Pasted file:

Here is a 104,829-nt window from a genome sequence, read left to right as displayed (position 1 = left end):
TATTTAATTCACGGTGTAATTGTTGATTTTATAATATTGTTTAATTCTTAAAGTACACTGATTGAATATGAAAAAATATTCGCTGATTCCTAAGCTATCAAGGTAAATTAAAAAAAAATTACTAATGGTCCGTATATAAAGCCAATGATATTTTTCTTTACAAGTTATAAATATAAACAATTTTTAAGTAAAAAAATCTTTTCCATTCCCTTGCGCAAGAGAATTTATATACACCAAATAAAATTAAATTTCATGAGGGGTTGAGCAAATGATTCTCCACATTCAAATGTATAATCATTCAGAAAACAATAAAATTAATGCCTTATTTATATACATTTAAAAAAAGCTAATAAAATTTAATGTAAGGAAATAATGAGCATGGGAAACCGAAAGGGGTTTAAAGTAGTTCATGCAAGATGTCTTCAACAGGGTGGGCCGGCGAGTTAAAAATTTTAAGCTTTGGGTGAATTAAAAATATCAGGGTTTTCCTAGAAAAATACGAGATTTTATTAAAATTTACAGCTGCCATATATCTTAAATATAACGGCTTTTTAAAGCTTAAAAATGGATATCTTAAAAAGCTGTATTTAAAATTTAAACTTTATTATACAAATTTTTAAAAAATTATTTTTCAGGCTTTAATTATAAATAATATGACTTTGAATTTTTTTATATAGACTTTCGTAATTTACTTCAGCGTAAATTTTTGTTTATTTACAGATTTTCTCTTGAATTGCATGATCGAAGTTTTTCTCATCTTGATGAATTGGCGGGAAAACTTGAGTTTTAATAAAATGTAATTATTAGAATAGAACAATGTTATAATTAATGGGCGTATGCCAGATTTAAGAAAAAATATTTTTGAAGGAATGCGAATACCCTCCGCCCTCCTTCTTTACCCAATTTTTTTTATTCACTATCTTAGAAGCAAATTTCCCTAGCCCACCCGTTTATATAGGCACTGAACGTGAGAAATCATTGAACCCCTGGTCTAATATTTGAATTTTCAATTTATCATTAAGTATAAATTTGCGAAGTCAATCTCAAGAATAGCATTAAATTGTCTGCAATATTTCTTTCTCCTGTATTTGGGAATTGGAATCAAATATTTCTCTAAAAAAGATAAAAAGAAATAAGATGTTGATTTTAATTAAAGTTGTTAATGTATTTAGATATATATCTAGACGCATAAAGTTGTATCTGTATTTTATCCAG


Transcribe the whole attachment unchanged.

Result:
Here is a 104,829-nt window from a genome sequence, read left to right as displayed (position 1 = left end):
TATTTAATTCACGGTGTAATTGTTGATTTTATAATATTGTTTAATTCTTAAAGTACACTGATTGAATATGAAAAAATATTCGCTGATTCCTAAGCTATCAAGGTAAATTAAAAAAAAATTACTAATGGTCCGTATATAAAGCCAATGATATTTTTCTTTACAAGTTATAAATATAAACAATTTTTAAGTAAAAAAATCTTTTCCATTCCCTTGCGCAAGAGAATTTATATACACCAAATAAAATTAAATTTCATGAGGGGTTGAGCAAATGATTCTCCACATTCAAATGTATAATCATTCAGAAAACAATAAAATTAATGCCTTATTTATATACATTTAAAAAAAGCTAATAAAATTTAATGTAAGGAAATAATGAGCATGGGAAACCGAAAGGGGTTTAAAGTAGTTCATGCAAGATGTCTTCAACAGGGTGGGCCGGCGAGTTAAAAATTTTAAGCTTTGGGTGAATTAAAAATATCAGGGTTTTCCTAGAAAAATACGAGATTTTATTAAAATTTACAGCTGCCATATATCTTAAATATAACGGCTTTTTAAAGCTTAAAAATGGATATCTTAAAAAGCTGTATTTAAAATTTAAACTTTATTATACAAATTTTTAAAAAATTATTTTTCAGGCTTTAATTATAAATAATATGACTTTGAATTTTTTTATATAGACTTTCGTAATTTACTTCAGCGTAAATTTTTGTTTATTTACAGATTTTCTCTTGAATTGCATGATCGAAGTTTTTCTCATCTTGATGAATTGGCGGGAAAACTTGAGTTTTAATAAAATGTAATTATTAGAATAGAACAATGTTATAATTAATGGGCGTATGCCAGATTTAAGAAAAAATATTTTTGAAGGAATGCGAATACCCTCCGCCCTCCTTCTTTACCCAATTTTTTTTATTCACTATCTTAGAAGCAAATTTCCCTAGCCCACCCGTTTATATAGGCACTGAACGTGAGAAATCATTGAACCCCTGGTCTAATATTTGAATTTTCAATTTATCATTAAGTATAAATTTGCGAAGTCAATCTCAAGAATAGCATTAAATTGTCTGCAATATTTCTTTCTCCTGTATTTGGGAATTGGAATCAAATATTTCTCTAAAAAAGATAAAAAGAAATAAGATGTTGATTTTAATTAAAGTTGTTAATGTATTTAGATATATATCTAGACGCATAAAGTTGTATCTGTATTTTATCCAG